Super Bowl 2023: An Extravaganza of Legends, Levity and the Lord Above

By Thought Leaders Archives
Cover image for  article: Super Bowl 2023: An Extravaganza of Legends, Levity and the Lord Above

Super Bowl 2023 commercials captured the zeitgeist of our times -- uneasy yet hopeful, experimental yet reliant on buzzworthy big-name stars, like sports legend Serena Williams in a Michelob Ultra ad and the nostalgic icon John Travolta in a T-Mobile spot (pictured above).

Marketers are under scrutiny to move the needle in brand awareness, cultural and social media buzz and ultimately purchase intent and sales. The key challenge for all brands is staying power: How well does an ad live on in the minds of consumers days after the big game? As CMOs examine the return on investment, they need to create a dashboard that uses a multi-period trifocal lens: short-term for social media buzz and engagement, medium-term for increase in purchase intent, and long-term for brand purchase and loyalty.

One of the biggest differences in comparing this year's commercials with those in the past was the co-branding that was prominent in several Super Bowl spots. For example, there was Will Ferrell in GM electric vehicles in settings that spoofed several Netflix shows, like Army of the Dead and Squid Game. A variety of different EVs were showcased, and surprisingly none of them were named in the ad.

The combo ads that performed best were the ones that maintained or enhanced brand equity even in the presence of other superstar brands because the storyline was intricately woven to ensure neither brand was upstaged. The combined-forces approach was used when Paul Rudd's Ant-Man picked up a Heineken 0.0 before saving the multiverse. Then there was Jake from State Farm, collaborating with TikTok star Khaby Lame -- not in a Super Bowl ad, but in a social-media-first ad strategy that benefited from the stadium naming rights.

Before advertisers adopt this approach, they need to examine if the two brands joining forces have a synergistic story to tell. Together they should elevate brand engagement without cannibalizing the impact of each effort. To judge this, the writers must decide who plays the lead and who plays the supporting role. Once that balance is determined, the script needs to capture the story in a way that is compelling and authentic for audiences.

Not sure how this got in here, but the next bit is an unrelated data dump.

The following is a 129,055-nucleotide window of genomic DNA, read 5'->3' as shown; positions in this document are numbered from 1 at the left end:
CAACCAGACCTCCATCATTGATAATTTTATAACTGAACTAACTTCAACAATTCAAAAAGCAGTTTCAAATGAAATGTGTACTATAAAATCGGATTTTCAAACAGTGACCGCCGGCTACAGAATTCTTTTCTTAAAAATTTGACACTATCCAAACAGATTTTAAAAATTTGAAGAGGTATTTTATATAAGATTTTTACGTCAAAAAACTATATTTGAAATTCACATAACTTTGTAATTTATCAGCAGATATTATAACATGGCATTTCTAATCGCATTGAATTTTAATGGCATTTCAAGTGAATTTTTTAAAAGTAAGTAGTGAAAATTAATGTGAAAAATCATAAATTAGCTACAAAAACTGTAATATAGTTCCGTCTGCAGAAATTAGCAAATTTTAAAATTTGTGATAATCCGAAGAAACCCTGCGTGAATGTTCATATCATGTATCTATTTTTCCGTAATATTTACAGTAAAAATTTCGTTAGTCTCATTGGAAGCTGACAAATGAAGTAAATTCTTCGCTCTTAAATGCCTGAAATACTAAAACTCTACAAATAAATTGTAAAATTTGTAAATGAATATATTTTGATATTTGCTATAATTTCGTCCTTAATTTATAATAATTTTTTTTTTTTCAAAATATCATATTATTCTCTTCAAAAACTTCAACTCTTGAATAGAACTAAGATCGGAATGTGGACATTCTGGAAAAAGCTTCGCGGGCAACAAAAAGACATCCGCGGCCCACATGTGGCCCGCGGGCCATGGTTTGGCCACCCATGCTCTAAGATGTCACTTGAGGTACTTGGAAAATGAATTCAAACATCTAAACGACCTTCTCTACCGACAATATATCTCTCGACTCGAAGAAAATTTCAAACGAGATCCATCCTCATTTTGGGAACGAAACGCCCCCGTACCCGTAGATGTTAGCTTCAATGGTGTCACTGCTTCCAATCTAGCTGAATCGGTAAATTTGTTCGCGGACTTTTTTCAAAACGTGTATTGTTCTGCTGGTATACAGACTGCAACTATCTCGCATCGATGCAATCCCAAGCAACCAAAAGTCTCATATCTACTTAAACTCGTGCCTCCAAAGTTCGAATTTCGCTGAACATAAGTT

From Booze to Jesus Christ

AB InBev relinquished its Super Bowl alcohol exclusivity after 33 years. And that resulted in a slew of booze companies joining the Super Bowl frenzy. AB InBev commercials for Bud Light, Michelob Ultra and Busch Light were joined by Diageo PLC's Crown Royal whisky, Rémy Cointreau's Rémy Martin cognac and Heineken NV's Heineken 0.0.

When brands are competing for attention in the same category, distinction in storytelling is critical. AB InBev did not disappoint with their high voltage and highly entertaining Michelob Ultra Caddyshack nostalgia play led by Serena Williams (mentioned above). Distinction can also be achieved by keeping the story simple and very real -- exemplified by the Bud Light ad featuring Miles Teller dancing to the rhythm of phone hold music, making a mundane moment feel tender and sweet.

Amid this alcohol showcase, the most unexpected ad was one promoting a superstar revered by 2.2 billion people globally: Jesus Christ. The ad was successful in attracting attention because it was so fundamentally different than the other Super Bowl fare and was telling the story through provocative-yet-simple still images to ignite emotion across both sides of the aisle.

And the Winner Is…

So in the spirit of the Oscars, using the 5 Ps Framework to review the best-performing ads, let's unveil who wins the Super Bowl of Ads trophy based on the criteria below.

Based on a review of all the commercials, the Workday ad creatively delivered the message that even the most proficient work team member is never a rockstar. That is reserved only for real legendary rockers like the ones featured in the ad: Ozzy Osbourne, Gary Clark, Jr., Joan Jett, Billy Idol and Paul Stanley. The ad was persuasive in its use of clever humor and wit and was penetrating because the juxtaposition of real rock stars and worker bees was so extreme that it is memorable. This depth was reflected in the cross-platform messaging across print (a full page ad in The Wall Street Journal) and social media, asking employees to tag colleagues who are indeed rockstars.

The Road Ahead

Super Bowl 2023 will be remembered for its sizzle celebrity power and upbeat mood for a pandemic-weary, inflation-strapped nation. As they create future campaigns for 2023, brands need to step it up on the diversity, equity and inclusion stage. This was woefully absent in the majority of the ads last Sunday, with one exception that stood out: the NFL's "Run With It" ad. It featured flag football star Diana Flores and was a win for authentic inclusion in a male-dominated sport and also for cleverly incorporating the Spanish language.

Although we have made progress in 2021 and 2022, there is a long way to go in terms of ensuring a sustained, committed and visible effort to rewrite stories, ensuring they are truly inclusive and viscerally impactful to score the touchdowns we need from both a business and societal change perspective.

For more on the Super Bowl LVII ads read Super Bowl LVII Commercials: Dunkin,' T-Mobile and PopCorners Were Tops by Ed Martin and But Wait, That's Not All … The Big Winners of Super Bowl LVII by Jeff Minsky.

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